We've been watching them do it -- that now for the past several minutes. First they tested inside the passenger compartment of the vehicle, then they lifted the hood. Now, of course, they're looking in the trunk. They're going to give this car a thorough once over; perhaps a twice and thrice-over. And again, Jim Mackin, the Secret Service spokesman saying that, assuming the car is clear and that this was a false alert -- perhaps an alert for some substance, but not any explosives, that they should have a clear as soon as possible, and the evacuation would be lifted.

And, again, as you see the individuals walking by -- don't want to jump to conclusions, but it certainly appears that they are much more at ease around this vehicle right now than they were just a few moments ago.

FRAZIER: Yes, John, four of them now approaching the car, and all in shirtsleeves and what looks to be streetwear, and...

KAGAN: It's quite different, though, from what we saw just -- even a couple minutes ago when you saw that somebody who was clearly from the bomb squad, who was in the full gear and all the protective padding.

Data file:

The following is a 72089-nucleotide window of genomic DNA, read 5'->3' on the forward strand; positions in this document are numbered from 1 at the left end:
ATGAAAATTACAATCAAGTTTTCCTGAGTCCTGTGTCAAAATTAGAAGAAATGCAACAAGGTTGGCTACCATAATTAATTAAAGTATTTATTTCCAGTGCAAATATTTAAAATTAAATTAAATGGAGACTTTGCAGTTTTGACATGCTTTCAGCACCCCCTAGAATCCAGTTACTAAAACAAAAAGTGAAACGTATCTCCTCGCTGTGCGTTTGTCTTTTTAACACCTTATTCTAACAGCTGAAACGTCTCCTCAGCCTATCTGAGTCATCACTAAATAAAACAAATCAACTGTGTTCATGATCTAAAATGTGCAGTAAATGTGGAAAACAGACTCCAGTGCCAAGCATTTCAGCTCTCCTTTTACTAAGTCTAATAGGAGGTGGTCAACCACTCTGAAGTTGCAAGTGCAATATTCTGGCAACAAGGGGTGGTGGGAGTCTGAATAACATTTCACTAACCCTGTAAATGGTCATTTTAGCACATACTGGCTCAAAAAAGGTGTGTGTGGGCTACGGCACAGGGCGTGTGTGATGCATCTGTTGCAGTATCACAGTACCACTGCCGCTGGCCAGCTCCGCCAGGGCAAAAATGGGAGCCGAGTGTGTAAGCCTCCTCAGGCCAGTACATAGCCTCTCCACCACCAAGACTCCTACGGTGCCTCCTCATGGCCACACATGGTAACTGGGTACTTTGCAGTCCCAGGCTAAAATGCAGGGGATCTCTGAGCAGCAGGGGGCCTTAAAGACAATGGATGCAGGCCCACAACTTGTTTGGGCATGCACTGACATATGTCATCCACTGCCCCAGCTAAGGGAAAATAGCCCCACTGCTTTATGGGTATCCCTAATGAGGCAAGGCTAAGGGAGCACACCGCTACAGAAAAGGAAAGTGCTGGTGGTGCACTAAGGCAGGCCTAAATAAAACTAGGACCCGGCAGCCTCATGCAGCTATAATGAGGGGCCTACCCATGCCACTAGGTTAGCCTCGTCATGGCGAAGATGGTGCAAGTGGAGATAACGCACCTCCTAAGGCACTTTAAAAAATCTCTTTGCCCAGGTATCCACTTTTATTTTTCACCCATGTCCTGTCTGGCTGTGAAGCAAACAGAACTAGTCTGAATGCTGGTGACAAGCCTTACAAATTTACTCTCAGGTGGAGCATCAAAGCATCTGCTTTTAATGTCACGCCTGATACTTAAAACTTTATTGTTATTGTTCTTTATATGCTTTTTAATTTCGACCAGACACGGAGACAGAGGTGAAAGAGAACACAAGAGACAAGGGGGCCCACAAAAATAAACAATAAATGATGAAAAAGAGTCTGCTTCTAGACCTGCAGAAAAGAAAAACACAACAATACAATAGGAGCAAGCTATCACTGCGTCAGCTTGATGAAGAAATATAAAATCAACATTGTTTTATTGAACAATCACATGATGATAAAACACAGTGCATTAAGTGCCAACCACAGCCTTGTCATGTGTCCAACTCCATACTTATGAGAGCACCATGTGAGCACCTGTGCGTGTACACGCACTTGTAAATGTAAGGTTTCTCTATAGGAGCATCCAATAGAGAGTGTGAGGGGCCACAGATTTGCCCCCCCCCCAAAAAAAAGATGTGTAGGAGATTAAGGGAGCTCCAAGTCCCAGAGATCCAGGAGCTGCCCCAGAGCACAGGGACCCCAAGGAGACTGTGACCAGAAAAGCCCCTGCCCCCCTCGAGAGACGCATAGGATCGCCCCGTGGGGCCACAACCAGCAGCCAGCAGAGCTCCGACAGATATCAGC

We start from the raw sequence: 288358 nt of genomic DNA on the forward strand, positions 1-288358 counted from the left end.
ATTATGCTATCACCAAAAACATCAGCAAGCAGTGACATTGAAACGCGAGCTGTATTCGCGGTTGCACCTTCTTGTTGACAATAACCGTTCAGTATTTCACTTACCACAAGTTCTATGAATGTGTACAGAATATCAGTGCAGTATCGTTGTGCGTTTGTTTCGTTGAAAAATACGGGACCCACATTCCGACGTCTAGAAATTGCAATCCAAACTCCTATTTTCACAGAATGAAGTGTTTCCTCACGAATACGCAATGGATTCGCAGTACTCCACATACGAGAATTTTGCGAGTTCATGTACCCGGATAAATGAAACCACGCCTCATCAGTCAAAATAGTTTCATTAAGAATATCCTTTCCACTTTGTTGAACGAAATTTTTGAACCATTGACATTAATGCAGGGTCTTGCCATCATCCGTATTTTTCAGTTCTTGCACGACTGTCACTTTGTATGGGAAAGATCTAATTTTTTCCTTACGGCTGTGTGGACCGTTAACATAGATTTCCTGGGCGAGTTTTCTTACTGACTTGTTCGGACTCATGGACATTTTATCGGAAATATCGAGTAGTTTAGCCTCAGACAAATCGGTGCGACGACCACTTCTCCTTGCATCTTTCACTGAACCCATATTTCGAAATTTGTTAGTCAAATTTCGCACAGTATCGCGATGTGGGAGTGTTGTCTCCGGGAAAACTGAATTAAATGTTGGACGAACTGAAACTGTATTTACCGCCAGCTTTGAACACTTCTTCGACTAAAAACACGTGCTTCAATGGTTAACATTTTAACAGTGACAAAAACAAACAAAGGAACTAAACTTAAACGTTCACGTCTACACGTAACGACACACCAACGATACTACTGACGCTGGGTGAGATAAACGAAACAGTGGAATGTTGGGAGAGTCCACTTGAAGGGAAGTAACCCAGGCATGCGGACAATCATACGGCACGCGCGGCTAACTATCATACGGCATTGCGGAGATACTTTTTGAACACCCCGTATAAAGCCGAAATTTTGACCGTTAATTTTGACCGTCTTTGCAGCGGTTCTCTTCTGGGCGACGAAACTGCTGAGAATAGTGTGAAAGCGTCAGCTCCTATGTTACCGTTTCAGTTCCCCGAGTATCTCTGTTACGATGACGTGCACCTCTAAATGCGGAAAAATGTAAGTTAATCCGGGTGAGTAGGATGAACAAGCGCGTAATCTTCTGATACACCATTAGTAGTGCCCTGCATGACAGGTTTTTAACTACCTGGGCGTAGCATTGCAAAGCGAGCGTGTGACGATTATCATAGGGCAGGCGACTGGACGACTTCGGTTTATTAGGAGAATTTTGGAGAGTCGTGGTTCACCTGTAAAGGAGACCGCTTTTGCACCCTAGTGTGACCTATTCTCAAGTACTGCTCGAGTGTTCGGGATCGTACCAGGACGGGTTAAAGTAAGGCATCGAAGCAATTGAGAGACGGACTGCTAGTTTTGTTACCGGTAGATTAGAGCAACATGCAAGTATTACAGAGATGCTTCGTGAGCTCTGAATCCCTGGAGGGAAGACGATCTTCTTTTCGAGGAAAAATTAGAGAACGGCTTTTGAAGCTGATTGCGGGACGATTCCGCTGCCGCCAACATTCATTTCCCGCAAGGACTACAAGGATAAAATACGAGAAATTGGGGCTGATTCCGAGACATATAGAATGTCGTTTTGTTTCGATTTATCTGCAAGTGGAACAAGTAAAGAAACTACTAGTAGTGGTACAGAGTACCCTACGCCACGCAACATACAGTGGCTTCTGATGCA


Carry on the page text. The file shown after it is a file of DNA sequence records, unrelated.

KING: Well, one of the things they will do now is, if this is a false alert, one of the things they will do, as part of their training, is to find out why: What did the dog alert to? Is there any way to, perhaps, better train the dogs? Is there any way to screen the vehicles? Is there a protocol they need to impose on vehicles entering the White House saying, you must not have this in your vehicle?

In any situation like this, the Secret Service learns from any security environment, and that's part of the training as well. And again, Jim Mackin telling us there are a series of protocols they have to run through. He hopes, because of the inconvenience -- again, assuming this was a false alert, as they expect and as they hope -- obviously this is inconveniencing some people, but this is something the Secret Service feels is quite necessary, just to make sure they check this car out thoroughly before they let anybody back into the complex.